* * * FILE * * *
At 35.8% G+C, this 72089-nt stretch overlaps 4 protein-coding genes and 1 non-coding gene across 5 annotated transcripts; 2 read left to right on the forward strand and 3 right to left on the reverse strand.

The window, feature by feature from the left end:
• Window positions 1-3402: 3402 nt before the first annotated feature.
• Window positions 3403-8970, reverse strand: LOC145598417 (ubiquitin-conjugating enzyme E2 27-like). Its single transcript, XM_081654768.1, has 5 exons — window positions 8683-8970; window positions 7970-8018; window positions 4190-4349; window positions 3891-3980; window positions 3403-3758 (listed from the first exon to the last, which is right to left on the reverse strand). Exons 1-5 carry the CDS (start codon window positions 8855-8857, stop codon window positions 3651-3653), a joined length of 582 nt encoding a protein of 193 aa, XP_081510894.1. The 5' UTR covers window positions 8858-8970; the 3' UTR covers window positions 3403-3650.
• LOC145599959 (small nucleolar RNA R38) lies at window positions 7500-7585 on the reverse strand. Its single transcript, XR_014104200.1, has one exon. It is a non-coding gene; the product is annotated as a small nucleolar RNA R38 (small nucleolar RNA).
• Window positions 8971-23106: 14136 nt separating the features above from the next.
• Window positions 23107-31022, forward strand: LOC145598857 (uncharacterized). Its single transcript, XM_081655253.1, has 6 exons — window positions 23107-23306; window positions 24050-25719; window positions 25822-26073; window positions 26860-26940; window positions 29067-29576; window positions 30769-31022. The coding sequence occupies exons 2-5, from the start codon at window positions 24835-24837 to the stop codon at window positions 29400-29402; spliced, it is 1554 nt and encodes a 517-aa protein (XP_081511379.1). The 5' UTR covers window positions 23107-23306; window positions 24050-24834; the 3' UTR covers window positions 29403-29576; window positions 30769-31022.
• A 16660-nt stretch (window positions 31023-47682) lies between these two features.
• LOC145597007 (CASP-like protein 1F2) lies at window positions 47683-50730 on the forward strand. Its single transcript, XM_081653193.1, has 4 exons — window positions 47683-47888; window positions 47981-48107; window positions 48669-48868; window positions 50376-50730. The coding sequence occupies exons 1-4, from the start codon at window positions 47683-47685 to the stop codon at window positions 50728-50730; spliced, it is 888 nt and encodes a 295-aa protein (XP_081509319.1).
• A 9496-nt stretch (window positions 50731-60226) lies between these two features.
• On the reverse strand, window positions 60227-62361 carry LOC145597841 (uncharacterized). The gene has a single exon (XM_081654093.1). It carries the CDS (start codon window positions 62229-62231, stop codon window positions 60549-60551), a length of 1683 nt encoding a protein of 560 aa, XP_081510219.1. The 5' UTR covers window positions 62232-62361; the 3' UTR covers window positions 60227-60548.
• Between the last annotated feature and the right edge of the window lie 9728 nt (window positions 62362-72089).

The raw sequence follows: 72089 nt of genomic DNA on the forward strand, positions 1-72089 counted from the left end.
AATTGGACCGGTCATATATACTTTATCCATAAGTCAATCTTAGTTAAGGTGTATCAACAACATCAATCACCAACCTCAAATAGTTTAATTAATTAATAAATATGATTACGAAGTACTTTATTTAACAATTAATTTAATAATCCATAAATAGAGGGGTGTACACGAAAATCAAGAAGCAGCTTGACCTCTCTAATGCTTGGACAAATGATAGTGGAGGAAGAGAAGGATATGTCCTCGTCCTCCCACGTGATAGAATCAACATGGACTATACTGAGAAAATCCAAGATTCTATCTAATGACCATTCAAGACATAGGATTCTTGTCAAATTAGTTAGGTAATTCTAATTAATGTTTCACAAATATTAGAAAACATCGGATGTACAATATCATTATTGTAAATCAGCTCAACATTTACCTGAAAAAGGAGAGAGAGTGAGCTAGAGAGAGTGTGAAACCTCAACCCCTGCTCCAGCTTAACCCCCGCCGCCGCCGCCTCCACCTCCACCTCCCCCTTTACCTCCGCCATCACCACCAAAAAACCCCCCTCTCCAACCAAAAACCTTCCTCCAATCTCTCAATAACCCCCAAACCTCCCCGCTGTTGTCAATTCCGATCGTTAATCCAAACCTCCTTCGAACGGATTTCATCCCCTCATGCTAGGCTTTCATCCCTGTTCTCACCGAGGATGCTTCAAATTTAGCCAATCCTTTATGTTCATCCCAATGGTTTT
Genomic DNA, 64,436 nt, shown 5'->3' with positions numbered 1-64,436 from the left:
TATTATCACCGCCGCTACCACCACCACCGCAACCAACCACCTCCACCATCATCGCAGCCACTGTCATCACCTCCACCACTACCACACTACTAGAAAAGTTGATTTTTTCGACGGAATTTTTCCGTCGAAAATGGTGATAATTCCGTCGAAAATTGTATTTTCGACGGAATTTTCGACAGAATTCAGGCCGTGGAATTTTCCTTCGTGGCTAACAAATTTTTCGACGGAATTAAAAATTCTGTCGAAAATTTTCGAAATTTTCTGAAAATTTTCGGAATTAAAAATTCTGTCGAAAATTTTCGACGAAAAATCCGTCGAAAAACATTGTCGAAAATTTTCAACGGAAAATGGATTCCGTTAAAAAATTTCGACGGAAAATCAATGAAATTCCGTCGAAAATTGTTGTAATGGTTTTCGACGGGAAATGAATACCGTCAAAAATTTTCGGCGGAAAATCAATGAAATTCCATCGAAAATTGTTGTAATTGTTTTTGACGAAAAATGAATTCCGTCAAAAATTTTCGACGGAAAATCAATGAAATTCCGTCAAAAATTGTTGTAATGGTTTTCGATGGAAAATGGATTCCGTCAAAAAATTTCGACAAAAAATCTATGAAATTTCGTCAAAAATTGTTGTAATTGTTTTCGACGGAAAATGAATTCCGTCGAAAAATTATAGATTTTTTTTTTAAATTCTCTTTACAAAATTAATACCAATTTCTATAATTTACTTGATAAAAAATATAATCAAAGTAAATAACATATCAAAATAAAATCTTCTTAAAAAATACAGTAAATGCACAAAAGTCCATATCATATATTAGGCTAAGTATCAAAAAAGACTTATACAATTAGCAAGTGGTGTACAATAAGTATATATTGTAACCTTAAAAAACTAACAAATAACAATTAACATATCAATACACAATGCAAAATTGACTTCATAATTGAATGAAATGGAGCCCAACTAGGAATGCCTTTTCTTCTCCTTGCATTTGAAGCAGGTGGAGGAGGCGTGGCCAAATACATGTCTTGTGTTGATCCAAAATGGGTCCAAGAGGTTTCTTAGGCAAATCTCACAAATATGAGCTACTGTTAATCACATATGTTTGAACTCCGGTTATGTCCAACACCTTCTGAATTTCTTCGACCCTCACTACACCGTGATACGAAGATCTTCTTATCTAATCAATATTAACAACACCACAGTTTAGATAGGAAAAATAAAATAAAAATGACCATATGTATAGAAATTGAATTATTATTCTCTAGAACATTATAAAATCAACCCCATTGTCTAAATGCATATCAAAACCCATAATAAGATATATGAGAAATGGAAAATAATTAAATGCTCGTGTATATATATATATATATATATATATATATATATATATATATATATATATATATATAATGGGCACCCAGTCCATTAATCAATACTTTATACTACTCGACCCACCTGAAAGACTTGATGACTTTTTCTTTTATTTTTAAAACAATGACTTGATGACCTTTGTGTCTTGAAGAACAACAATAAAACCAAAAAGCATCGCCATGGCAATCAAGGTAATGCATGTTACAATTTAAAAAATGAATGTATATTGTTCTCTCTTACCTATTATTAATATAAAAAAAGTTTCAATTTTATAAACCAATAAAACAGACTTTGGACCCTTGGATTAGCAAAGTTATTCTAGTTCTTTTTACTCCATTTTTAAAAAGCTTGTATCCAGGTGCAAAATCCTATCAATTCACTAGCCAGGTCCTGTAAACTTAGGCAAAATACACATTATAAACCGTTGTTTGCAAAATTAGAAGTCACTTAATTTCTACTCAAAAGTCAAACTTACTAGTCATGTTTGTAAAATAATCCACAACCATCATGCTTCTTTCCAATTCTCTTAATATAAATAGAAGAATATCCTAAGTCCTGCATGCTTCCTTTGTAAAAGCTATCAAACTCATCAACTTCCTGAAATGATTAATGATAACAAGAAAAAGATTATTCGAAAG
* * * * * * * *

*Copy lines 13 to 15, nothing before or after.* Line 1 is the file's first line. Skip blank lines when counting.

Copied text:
The raw sequence follows: 72089 nt of genomic DNA on the forward strand, positions 1-72089 counted from the left end.
AATTGGACCGGTCATATATACTTTATCCATAAGTCAATCTTAGTTAAGGTGTATCAACAACATCAATCACCAACCTCAAATAGTTTAATTAATTAATAAATATGATTACGAAGTACTTTATTTAACAATTAATTTAATAATCCATAAATAGAGGGGTGTACACGAAAATCAAGAAGCAGCTTGACCTCTCTAATGCTTGGACAAATGATAGTGGAGGAAGAGAAGGATATGTCCTCGTCCTCCCACGTGATAGAATCAACATGGACTATACTGAGAAAATCCAAGATTCTATCTAATGACCATTCAAGACATAGGATTCTTGTCAAATTAGTTAGGTAATTCTAATTAATGTTTCACAAATATTAGAAAACATCGGATGTACAATATCATTATTGTAAATCAGCTCAACATTTACCTGAAAAAGGAGAGAGAGTGAGCTAGAGAGAGTGTGAAACCTCAACCCCTGCTCCAGCTTAACCCCCGCCGCCGCCGCCTCCACCTCCACCTCCCCCTTTACCTCCGCCATCACCACCAAAAAACCCCCCTCTCCAACCAAAAACCTTCCTCCAATCTCTCAATAACCCCCAAACCTCCCCGCTGTTGTCAATTCCGATCGTTAATCCAAACCTCCTTCGAACGGATTTCATCCCCTCATGCTAGGCTTTCATCCCTGTTCTCACCGAGGATGCTTCAAATTTAGCCAATCCTTTATGTTCATCCCAATGGTTTT
Genomic DNA, 64,436 nt, shown 5'->3' with positions numbered 1-64,436 from the left: